How people think about AI depends largely on how they know AI. And to the point, how the most people know AI is through science fiction, which sort of raises the question, yeah? What stories are we telling ourselves about AI in science fiction?
We have a lot of proposals on how technology should work in this society, how we want to avoid all the dangers we can see that others cannot see. But we do a very very bad job at communicating it.
The Center, one of our core goals, our mission statement, is to get people thinking more creatively and ambitiously about the future. What I mean when I talk about that is that we need to come up with better stories about the future. If you want to build a better world you have to imagine that world first.
Computers can tell stories but they’re always stories that humans have input into a computer, which are then just being regurgitated. But they don’t make stories up on their own. They don’t really understand the stories that we tell. They’re not kind of aware of the cultural importance of stories. They can’t watch the same movies or read the same books we do. And this seems like this huge missing gap between what computers can do and humans can do if you think about how important storytelling is to the human condition.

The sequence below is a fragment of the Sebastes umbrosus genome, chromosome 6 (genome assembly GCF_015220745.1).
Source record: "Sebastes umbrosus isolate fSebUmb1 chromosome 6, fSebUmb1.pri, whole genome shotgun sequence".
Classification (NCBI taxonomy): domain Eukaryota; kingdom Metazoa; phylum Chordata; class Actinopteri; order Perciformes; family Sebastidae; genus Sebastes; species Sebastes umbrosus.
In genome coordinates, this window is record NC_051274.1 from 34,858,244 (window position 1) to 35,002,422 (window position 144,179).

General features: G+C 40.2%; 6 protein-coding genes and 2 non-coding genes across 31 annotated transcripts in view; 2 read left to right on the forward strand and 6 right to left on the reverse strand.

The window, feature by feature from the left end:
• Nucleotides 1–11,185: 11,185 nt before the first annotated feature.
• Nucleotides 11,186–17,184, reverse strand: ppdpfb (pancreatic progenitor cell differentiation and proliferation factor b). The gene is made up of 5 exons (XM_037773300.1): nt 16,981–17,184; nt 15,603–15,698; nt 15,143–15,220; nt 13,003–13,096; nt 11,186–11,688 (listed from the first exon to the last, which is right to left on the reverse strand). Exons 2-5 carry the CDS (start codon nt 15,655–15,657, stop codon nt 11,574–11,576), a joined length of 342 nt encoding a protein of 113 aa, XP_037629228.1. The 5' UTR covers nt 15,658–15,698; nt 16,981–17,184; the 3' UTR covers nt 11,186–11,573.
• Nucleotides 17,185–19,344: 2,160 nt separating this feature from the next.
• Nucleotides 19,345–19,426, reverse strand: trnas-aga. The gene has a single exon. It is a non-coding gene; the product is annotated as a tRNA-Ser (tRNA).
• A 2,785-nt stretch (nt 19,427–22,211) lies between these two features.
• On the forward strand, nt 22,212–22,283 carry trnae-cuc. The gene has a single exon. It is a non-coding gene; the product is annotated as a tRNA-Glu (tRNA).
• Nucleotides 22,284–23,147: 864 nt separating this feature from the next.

The future is on the whole a wonderful thing because it will bring us new things that we haven’t seen before. And that’s why we stick around.
So the kind of technologies that get made are not necessarily very exciting. It’s something that [Alexis] Madrigal of The Atlantic said, these technologies that are coming out of these startups, they’re nice, they’re cheap, they’re fun. And they’re about as world‐changing as another variation of beer pong. This is not big, radical change.
In this talk I want to suggest that it’s never quite as simple as to say there is technology and there is art. That there is technology and there is culture. Clearly these things have always been in dialogue and are still. So this means this is a story about art and technology.